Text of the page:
Some companies mount the robots to thick solid plates the size of the robot cage to increase the stiffness of the entire frame. However, if the frame is properly designed to handle the forces and moments, then the mounting members can be designed to handle the robot’s weight and the shear movement of the fasteners.

    Most of the integrators showing these robots had open tops to allow for maintenance access to the robot base and relatively small mounting tabs welded to the frame. These companies showed — without explicitly revealing — the “openness” of their robot workstations.

    A major benefit of open space in the workstation — especially in a processing or packaging facility — is ease of cleaning and maintenance.

  • Questionable ANSI Z535 Safety Labels

    In the United States, machine safety is governed by law through the Occupational Safety and Health Act of 1970. It explains the requirements manufacturers and users must follow to keep the users safe at work. However, the Act defers to others to write and maintain standards to further guide manufacturers and users in all aspects of plant and machine safety, including safety tags. The American National Standards Institute (ANSI) Z535 standards describe the appropriate colors, signal words, safety symbols, and safety messages used in the facility, on machines, and in product manuals. Signal words and colors are combined to provide ample warning to the hazard. The table shown below shows the use of color and signal words for the most injurious hazards.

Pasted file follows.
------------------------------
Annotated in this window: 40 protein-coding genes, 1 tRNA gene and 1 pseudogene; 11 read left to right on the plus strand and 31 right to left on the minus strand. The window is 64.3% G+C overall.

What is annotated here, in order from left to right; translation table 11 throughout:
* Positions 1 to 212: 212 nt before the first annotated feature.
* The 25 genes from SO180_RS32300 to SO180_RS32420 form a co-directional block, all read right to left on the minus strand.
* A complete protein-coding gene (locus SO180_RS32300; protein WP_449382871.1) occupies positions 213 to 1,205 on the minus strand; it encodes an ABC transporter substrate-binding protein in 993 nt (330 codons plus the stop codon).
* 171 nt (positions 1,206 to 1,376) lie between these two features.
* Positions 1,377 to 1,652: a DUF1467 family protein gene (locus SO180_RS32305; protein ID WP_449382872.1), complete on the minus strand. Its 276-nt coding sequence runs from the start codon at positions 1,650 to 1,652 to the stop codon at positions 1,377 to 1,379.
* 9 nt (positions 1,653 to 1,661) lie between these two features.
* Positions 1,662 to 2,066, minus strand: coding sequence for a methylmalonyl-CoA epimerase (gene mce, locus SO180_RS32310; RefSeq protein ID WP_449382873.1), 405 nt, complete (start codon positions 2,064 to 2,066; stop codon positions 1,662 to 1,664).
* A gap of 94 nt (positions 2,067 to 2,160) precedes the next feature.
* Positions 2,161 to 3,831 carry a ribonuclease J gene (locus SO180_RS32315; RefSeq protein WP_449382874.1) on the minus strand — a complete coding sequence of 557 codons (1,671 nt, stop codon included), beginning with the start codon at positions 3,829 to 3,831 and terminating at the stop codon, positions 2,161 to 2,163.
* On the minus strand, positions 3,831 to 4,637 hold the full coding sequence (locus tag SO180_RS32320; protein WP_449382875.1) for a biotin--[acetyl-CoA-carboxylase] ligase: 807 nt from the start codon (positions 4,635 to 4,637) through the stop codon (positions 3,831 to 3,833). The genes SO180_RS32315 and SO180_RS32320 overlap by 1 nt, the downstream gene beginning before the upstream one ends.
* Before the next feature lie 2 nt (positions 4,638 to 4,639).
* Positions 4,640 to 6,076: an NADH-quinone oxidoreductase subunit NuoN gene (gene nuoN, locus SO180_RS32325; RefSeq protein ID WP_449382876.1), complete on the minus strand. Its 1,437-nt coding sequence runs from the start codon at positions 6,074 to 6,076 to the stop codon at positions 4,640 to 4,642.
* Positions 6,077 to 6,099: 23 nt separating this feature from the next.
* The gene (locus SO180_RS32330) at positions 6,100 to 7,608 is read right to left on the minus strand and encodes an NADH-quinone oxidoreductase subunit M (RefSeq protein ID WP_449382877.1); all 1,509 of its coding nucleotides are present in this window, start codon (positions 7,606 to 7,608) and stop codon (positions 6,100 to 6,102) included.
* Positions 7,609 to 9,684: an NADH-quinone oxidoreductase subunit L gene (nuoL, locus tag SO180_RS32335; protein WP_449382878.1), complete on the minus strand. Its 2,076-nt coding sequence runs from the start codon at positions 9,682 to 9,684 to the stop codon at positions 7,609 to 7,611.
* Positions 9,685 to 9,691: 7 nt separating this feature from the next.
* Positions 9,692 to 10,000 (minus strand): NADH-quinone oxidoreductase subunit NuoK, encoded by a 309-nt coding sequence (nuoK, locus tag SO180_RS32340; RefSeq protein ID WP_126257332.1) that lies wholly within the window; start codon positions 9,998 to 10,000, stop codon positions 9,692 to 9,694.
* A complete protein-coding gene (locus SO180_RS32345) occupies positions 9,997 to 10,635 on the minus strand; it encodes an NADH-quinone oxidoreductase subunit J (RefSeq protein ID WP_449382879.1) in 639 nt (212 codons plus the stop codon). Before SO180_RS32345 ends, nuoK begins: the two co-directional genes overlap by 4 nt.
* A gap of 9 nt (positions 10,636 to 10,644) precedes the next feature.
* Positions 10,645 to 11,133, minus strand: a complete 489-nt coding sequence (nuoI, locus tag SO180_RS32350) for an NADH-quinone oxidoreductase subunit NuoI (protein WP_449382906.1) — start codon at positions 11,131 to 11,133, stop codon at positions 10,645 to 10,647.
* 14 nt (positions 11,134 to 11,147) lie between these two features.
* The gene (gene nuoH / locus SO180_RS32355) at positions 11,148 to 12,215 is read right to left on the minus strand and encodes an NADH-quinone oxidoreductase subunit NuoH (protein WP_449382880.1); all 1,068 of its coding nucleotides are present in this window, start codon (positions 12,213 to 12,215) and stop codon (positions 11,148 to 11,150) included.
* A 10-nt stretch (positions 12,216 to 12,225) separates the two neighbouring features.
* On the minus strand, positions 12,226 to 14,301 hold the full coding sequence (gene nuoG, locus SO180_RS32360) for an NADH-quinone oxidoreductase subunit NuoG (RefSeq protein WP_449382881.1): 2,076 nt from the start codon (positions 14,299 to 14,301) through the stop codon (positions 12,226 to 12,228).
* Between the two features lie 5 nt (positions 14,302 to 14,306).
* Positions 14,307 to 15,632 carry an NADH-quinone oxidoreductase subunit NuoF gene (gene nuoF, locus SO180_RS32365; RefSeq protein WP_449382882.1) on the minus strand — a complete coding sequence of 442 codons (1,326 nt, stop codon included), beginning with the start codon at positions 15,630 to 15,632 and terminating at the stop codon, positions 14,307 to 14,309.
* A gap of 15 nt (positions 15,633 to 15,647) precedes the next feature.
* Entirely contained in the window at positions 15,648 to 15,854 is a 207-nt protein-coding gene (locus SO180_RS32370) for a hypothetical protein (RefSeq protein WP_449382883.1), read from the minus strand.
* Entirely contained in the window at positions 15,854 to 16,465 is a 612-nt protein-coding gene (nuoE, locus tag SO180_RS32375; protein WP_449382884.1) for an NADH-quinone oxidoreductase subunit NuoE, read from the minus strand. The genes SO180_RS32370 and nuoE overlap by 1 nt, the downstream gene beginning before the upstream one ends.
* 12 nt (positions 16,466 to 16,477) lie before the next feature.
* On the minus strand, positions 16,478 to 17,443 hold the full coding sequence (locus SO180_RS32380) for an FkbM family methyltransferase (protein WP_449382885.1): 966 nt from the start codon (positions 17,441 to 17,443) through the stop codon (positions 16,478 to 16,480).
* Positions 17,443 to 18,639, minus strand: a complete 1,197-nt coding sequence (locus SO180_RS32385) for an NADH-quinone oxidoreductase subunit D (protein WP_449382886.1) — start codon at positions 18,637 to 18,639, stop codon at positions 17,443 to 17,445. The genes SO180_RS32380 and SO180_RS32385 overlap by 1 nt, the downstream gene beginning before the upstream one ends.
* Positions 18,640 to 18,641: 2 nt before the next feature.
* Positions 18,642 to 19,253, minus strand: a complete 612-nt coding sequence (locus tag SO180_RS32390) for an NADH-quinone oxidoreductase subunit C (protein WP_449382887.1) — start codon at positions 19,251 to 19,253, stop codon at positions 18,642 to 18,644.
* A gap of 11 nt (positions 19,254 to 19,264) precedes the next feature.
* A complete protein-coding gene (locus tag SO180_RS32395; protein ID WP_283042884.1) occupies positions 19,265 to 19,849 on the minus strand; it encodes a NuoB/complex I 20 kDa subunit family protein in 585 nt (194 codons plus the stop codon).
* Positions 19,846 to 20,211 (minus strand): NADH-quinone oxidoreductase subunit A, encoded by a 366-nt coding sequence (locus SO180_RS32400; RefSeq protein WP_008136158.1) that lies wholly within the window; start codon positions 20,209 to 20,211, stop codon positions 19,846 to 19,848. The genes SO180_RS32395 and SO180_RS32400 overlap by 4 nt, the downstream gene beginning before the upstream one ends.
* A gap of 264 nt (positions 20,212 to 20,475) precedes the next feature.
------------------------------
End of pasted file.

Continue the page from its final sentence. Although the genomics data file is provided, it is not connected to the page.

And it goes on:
ANSI Z535 Standard: Danger-Warning Signal Word Comparison

    This table shows what to use if the most credible severity is a minor or moderate injury.

    ANSI Z535 Standard: Caution Signal WordThis table shows what to use when there is no risk of physical injury.

    ANSI Z535 Standard: Notice Signal Word

    With all of the companies making ANSI certified labels to meet these specifications, why are manufacturers attempting to make labels that don’t conform?

    Machine Safety: Wrong LabelUsing a label such as the one on the left doesn’t provide sufficient information about the hazard.

    The signal word text size is entirely too small to give the user/operator appropriate time to leave in case of a hazardous event. It is also not surrounded by its appropriate color – orange.

    Machine CE-certified Poor Safety LabelingEven though the safety label below complies with ANSI standards, the CE insignia would show that this manufacturer should have been following ISO 3864 regarding the words and languages. The EU requires a warning tag to have any words presented in the language of the end destination, or provide no words at all to remove any confusion.

  • Safety Switches with Radio Frequency Identification (RFID)

    Non-contact interlock switches have been available for quite some time. They’re used in applications requiring high hygienic standards or where extremely dirty conditions can occur.

    Some switches use coded magnets to provide unique recognition. However, a misalignment between the magnet and the switch of just 4 mm (3/16 in.) can cause the switch to believe the guard is not in place. By incorporating RFID technology into the switches, adds a level of safety through complex coding and proximity sensing resulting in less false open readings.